A few weeks ago, I saw the film Water for Elephants starring Reese Witherspoon and Robert Pattinson. In the film, Robert Pattinson’s Jacob discovers the dangers and excitement of circus life after his parents are killed in a car accident. He falls for the beautiful Marlena (Reese Witherspoon), the wife of the abusive and cruel ringmaster. I won’t spoil the ending, but I will say that Jacob takes extensive measures to prove his love and loyalty to Marlena. Yes, it isn’t the traditional boy meets girl, they date, and live happily ever after storyline, but there was something romantic and sweet about Jacob’s pursuit of Marlena. I left the theater thinking: How often do men pursue the women of their dreams in the modern dating world?
The fairy tale model where boy meets girl and they run off into the sunset has been twisted, revised, expanded, and turned upside down in recent films. Hook up culture doesn’t fit in well with the happily ever after messages we’re told when we’re young. Can you imagine Cinderella telling Prince Charming after he puts on her glass slipper that she would “just like to hook up and have meaningless fun for a few weeks and then find a new prince” instead of the magical kiss and marriage? I’m going to take a wild guess and say that version would not be popular with parents and young children. Yet, these are the messages young people are navigating through in the modern dating world.
While there is an archetype of the non-committal, sex-crazed male in films such as Knocked Up and American Pie, there are new male and female archetypes emerging to keep up with the changing dating climate. For example, in 500 Days of Summer, Joseph Gordon Levitt’s Tom declares his love for Summer when she openly admits that she doesn’t want a commitment. His heart is broken, yet their relationship I think offers a reality in the dating world. Sometimes things don’t work out, and sometimes one person has different expectations than the other person in a relationship. Tom loves Summer while she is hesitant and anti-committal.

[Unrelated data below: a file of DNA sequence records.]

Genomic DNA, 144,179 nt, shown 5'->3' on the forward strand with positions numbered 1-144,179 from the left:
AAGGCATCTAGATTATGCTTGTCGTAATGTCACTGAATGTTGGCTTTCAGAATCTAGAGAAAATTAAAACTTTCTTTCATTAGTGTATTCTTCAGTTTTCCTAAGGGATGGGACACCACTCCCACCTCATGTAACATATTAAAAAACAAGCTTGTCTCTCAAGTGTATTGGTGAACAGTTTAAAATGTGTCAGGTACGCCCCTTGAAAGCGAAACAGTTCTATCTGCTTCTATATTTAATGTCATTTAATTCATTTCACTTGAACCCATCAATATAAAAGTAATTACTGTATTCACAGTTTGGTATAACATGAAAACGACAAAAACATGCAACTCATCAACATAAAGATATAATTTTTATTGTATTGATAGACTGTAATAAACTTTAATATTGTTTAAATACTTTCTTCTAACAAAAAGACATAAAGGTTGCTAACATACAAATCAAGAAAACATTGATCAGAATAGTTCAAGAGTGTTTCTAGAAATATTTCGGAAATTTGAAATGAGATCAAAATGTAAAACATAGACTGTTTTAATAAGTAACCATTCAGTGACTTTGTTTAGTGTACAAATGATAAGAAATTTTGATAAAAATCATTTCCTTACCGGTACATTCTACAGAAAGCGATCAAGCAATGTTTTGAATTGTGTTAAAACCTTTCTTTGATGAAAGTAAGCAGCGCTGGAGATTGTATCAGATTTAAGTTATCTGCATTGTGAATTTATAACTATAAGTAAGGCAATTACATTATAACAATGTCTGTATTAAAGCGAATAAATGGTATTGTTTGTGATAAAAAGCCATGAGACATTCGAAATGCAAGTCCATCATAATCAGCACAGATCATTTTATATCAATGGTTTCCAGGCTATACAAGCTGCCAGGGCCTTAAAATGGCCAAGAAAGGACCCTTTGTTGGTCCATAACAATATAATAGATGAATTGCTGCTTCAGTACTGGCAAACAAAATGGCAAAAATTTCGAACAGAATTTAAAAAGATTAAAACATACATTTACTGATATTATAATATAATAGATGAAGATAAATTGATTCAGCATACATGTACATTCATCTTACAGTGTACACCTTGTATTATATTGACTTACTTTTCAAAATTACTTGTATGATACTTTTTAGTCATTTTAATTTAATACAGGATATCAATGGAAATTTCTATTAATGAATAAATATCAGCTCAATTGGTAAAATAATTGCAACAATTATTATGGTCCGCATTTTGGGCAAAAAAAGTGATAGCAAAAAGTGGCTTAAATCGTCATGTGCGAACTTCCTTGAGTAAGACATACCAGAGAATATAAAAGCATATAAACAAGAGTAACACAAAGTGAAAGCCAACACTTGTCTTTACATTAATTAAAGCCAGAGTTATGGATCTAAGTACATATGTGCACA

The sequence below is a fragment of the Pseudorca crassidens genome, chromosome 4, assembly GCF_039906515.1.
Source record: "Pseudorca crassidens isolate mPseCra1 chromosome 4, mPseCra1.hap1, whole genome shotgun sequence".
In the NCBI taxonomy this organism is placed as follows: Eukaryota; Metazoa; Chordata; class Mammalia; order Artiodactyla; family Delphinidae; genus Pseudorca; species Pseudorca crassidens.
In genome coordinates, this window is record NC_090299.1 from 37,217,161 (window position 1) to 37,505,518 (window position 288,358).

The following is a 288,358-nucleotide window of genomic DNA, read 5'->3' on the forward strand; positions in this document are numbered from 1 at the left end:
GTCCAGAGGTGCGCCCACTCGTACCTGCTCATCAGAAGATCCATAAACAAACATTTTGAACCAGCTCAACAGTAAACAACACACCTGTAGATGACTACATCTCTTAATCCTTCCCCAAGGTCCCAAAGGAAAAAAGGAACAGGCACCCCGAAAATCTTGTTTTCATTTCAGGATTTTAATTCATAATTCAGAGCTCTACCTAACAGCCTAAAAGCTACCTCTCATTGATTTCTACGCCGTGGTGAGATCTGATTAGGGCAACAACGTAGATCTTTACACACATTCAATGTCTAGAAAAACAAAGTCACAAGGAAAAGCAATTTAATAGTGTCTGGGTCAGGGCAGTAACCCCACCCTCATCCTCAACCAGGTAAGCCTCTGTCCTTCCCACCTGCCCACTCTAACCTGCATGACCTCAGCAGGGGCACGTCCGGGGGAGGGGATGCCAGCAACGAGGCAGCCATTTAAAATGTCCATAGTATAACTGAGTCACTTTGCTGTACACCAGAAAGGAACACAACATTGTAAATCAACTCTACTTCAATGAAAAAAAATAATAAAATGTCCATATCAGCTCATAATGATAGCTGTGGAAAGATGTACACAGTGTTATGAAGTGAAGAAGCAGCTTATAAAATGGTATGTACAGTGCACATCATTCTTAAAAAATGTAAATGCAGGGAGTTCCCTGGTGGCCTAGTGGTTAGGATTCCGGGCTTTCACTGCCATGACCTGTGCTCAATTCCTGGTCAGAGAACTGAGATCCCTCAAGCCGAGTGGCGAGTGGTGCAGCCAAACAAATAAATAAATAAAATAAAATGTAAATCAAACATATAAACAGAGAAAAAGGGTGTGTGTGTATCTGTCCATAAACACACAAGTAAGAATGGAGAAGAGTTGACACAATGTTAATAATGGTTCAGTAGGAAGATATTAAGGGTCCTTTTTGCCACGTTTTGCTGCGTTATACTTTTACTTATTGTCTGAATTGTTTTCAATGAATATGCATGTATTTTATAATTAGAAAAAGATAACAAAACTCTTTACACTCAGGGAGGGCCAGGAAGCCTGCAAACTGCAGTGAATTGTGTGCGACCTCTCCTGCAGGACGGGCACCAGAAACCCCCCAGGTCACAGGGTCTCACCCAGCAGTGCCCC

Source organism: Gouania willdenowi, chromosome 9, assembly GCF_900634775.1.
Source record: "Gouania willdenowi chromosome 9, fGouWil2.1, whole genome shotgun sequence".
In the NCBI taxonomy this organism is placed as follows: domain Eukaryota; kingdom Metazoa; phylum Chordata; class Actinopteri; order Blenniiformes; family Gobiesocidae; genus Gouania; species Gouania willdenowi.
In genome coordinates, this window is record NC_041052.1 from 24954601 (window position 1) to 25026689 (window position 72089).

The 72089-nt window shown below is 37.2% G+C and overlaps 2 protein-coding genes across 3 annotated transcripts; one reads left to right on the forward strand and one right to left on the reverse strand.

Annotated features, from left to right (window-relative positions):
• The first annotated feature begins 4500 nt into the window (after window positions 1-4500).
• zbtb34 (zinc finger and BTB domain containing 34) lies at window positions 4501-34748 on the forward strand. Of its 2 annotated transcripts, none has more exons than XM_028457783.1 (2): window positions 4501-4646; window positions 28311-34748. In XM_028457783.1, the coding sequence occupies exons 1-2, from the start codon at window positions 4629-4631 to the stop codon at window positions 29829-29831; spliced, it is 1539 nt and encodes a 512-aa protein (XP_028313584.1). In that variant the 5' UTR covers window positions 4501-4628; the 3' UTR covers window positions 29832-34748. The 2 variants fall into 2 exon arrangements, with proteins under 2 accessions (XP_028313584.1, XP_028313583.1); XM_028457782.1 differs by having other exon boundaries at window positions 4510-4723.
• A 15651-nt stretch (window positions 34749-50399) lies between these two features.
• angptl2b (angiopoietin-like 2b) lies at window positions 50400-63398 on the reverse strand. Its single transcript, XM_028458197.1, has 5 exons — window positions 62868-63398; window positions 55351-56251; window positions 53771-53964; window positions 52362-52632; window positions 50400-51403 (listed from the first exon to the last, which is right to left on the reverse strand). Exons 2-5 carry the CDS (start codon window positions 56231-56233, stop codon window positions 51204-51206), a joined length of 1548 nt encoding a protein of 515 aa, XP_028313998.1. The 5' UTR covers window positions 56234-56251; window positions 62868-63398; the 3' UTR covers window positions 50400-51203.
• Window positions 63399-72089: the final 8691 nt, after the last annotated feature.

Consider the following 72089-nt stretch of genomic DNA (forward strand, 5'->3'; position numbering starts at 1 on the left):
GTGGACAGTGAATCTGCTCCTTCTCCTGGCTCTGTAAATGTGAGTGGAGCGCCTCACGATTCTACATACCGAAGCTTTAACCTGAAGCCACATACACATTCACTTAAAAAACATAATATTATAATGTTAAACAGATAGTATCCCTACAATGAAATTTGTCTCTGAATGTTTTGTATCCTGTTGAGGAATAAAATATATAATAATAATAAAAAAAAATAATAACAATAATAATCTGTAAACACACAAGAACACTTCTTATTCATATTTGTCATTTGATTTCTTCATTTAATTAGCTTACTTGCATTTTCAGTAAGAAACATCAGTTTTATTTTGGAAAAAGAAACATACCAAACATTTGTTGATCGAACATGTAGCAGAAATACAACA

Tom's seeing birds and leading a musical in the park while Summer isn't sharing the love...
The woman who just wants sex without the love is a rising female model Hollywood has used in the films No Strings Attached and Friends With Benefits. I find it amusing that two films with the exact same plot have been released in the same year with actresses that starred in the same Oscar winning movie. While on the surface, the “new” Hollywood leading lady is career-driven and in charge of her sexuality. Yet, is this an empowering view of women? A woman that knows what she wants. I would say no since at the end of the movie she usually changes her mind and trades the career for love. While I think a woman has every right to enjoy her career and hook up, Hollywood films such as No Strings Attached just teach young people that a career is a substitute for a relationship and being in a relationship is of course the best judge of a woman’s character.
So, how do we make sense of these confusing messages? Should a woman wait for Prince Charming to arrive on his white horse? Should she engage in hook up culture? Should she find a “fun friend” to magically fall in love with after weeks of hooking up? Does this actually happen in real life!? I don’t think these answers are simple because I think our society has set up guidelines to punish a woman for whatever choice she makes. If she waits too long, she’ll become a spinster or a prude. Think about Kate Middleton a.k.a “Waity Katie” as deemed by the British press when Prince William wouldn’t propose to her. If she’s too quick to hook up, then she’s called a “slut.” She gets around “too much” and other women resent and judge her. This is a frustrating trap for me, and maybe one day I’ll just get to a point where I don’t care as much anymore.
Below are a few links on this topic:
A Wall Street Journal Blogger on women who want sex while a man wants commitment in Hollywood films.
A review of recent studies done about hooking up on college campuses.
A critique from Fox News about Hollywood's glamorization of domestic violence in teen romances on shows like Gossip Girl and Twilight.